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: Rate The Last Movie You Saw  ( 4962533 )
dave jenkins
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« #11055 : November 04, 2012, 07:58:58 AM »

2 Gaumont films, via Olive blu-rays, both with Lino Ventura, both set in Africa, both with clever dialogue by Michel Audiard:

Cent mille dollars au soleil / Greed in the Sun (1964) 6/10. Belmondo and Ventura, together again for the first time! When truck driver Belmondo absconds with the "grisbi", it's up to his old buddy Ventura to chase him down over miles of twisty desert roads.  Shades of The Wages of Fear. Comparisons with that venerable film, however, do not favor Sun. Wages was all about edge-of-your-seat suspense; Sun is about friends scoring off each other and cracking wise. Suspense is sacrificed for the sake of comraderie. The plot is so unimportant that a major character just disappears at the end of the story. And whether or not the two buddies end up with the money is equally unimportant--the friendship is all that matters. But that is the one thing that is never in doubt.

Taxi for Tobruk (1960) 7/10. Lifeboat on land! This time Ventura is at the helm of a captured German vehicle, Hardy Kruger is the captured German officer who navigates the French crew across an ocean of sand. The jokey patter works much better here--the men, after all, share a number of dangers together, and bond through those experiences. Everything builds to a tense and well-played minefield scene. But then the film is ruined with an out-of-left-field ending. What, did the producers run out of money, or something? A shame: this could have been one of the greatest WW2 films ever made.



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« #11056 : November 04, 2012, 09:40:17 AM »

Belmondo and Ventura, together again for the first time!


Could be from me ... ;)

(but did they make another film together?)


dave jenkins
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« #11057 : November 04, 2012, 10:13:08 AM »

They were both in The Big Risk.



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This post gets Agnew's stamp of approval!


« #11058 : November 04, 2012, 12:13:16 PM »

The Cruel Sea - 8/10 - Grim, sober WWII drama with Jack Hawkins in a career-defining role. The sort of the movie that speaks for itself, really.



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« #11059 : November 04, 2012, 02:30:21 PM »

Donnie Brasco wouldn't entertain the thought of adding
what's already been said about this picture, on this, or any other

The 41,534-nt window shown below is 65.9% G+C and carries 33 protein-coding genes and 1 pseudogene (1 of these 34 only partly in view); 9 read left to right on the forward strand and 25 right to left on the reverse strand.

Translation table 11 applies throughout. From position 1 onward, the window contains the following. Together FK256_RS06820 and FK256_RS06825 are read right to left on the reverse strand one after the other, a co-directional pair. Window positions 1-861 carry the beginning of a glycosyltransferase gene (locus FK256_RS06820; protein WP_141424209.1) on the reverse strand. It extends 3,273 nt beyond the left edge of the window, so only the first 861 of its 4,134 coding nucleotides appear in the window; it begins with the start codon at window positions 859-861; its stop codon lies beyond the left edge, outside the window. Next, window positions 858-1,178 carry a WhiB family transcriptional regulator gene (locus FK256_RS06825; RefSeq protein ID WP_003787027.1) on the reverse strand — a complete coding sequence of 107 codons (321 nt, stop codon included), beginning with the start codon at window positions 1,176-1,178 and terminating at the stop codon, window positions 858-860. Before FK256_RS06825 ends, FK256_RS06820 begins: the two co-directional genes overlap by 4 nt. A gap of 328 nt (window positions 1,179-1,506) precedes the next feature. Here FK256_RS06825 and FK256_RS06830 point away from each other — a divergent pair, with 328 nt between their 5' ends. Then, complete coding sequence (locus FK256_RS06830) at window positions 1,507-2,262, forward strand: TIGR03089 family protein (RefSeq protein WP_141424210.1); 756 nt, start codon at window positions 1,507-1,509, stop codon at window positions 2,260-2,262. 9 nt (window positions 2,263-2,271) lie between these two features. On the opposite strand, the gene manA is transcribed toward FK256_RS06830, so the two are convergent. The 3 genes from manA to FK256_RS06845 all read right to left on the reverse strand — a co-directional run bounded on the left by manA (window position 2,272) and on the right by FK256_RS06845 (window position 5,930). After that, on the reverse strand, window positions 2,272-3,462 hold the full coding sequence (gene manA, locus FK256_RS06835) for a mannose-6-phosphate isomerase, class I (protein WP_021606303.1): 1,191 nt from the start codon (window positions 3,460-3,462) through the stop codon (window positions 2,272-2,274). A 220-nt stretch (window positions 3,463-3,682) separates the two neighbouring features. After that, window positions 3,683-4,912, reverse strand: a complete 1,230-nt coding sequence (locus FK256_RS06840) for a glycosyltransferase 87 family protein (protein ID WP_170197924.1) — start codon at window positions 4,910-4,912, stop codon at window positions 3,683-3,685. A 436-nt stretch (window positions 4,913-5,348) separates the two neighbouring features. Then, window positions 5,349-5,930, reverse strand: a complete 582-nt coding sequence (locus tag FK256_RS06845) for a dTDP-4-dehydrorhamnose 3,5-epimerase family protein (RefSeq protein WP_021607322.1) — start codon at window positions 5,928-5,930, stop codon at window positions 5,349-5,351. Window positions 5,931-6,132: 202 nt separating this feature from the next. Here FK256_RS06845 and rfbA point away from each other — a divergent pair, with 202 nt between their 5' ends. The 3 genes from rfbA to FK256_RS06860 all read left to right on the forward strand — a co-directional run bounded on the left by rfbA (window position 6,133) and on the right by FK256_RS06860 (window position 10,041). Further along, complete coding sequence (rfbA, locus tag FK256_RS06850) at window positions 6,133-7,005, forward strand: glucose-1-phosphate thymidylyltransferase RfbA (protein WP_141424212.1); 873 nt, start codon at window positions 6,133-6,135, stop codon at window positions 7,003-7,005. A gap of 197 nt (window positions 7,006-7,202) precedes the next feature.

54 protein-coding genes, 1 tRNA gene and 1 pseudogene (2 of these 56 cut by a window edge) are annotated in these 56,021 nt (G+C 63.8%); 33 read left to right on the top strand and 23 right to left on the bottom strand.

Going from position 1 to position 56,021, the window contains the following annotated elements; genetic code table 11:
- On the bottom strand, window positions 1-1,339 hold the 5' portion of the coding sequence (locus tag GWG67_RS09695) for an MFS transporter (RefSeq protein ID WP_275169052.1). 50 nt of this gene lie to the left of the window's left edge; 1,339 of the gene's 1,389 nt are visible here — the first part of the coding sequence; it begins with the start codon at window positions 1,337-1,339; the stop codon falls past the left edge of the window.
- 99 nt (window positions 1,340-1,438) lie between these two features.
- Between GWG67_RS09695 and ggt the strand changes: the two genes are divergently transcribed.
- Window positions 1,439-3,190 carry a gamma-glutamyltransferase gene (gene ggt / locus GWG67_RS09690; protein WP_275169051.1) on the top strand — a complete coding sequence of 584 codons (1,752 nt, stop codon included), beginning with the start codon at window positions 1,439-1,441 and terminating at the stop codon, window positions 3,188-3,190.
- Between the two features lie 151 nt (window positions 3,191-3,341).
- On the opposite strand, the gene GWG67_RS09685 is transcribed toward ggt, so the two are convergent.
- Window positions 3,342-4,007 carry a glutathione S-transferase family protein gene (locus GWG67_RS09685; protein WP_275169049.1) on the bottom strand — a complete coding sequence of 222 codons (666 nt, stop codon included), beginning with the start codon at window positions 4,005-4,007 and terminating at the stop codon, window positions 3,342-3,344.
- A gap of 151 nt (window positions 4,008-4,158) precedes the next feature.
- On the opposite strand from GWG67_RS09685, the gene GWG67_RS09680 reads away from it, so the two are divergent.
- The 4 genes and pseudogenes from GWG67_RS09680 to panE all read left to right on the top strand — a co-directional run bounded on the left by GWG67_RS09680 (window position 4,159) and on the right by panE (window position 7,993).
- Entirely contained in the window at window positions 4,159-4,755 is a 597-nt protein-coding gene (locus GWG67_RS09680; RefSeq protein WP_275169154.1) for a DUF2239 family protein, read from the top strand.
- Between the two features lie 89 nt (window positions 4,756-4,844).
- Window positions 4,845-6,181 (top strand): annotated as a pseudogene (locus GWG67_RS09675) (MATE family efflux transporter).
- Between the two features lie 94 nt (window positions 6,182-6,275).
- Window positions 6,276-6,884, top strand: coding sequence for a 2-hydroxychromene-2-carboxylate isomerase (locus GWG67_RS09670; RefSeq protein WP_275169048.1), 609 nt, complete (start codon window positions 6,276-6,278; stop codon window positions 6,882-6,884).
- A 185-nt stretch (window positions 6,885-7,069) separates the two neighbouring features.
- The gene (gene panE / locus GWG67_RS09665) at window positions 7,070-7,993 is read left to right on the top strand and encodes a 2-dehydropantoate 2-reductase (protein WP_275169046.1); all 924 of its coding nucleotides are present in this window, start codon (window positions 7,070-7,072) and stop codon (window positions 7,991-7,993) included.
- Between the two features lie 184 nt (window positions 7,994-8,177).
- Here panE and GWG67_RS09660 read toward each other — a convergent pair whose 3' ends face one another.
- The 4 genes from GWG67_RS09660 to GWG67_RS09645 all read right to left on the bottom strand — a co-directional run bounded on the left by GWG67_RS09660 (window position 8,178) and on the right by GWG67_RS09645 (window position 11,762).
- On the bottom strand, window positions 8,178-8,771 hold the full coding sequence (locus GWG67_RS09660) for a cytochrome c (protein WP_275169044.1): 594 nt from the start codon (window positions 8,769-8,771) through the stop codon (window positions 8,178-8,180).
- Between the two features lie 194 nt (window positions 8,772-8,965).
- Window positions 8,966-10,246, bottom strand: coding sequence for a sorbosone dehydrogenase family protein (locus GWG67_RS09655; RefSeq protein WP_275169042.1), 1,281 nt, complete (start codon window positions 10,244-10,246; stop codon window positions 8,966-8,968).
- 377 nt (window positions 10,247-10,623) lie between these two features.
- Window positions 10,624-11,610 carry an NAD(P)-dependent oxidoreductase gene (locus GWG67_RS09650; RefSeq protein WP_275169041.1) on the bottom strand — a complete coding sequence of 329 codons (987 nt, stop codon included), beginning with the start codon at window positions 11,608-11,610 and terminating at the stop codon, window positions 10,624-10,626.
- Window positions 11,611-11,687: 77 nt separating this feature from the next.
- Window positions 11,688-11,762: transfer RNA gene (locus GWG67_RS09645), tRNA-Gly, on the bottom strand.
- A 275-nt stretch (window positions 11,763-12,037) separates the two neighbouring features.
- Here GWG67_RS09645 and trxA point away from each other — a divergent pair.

board. finally got the chance to see it. life is good, forget about it
 8)

« : November 04, 2012, 02:34:06 PM sargatanas »
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« #11060 : November 04, 2012, 04:30:40 PM »

Three Colors: Blue
Yes davejenkins, I watched the whole thing this time. And it's still dull and uninteresting shit. White is good, Red is great, and The Decalogue is one of the best pieces of work I've ever seen. Fuck Blue.

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« #11061 : November 05, 2012, 02:01:45 AM »

Three Colors: Blue
Yes davejenkins, I watched the whole thing this time. And it's still dull and uninteresting shit. White is good, Red is great, and The Decalogue is one of the best pieces of work I've ever seen. Fuck Blue.

Pretty strange. I like them all, and every other Kieslowski film.


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« #11062 : November 05, 2012, 06:12:56 AM »

Yeah, me too. Go figure.

Les visiteurs du soir / The Devil's Envoys (1942) 7/10. In 15th Century France, agents of the devil arrive at a castle determined to sow discord among the nobility. Since the agents are hunky Alain Cuny and the lovely Arletty, the method of attack turns out to be seduction--seduction of the castle's lord, the lord's daughter, the daughter's fiance. But when Alain Cuny seems to be taking his role as wooer too seriously, Le Diable himself (Jules Berry) arrives to get matters back on course. This is the film that dares to ask, Can you beat the devil with love? Of course, since it's a French film, the answer is plain from the start. And since also it's a film dealing with supernatural beings, whose powers aren't clearly defined, anything can happen (which is not a good thing). Still, there are pleasures: Jules Berry's performance (which one instinctively compares with Walter Huston's in The Devil and Daniel Webster) and Arletty's face, especially when she smiles.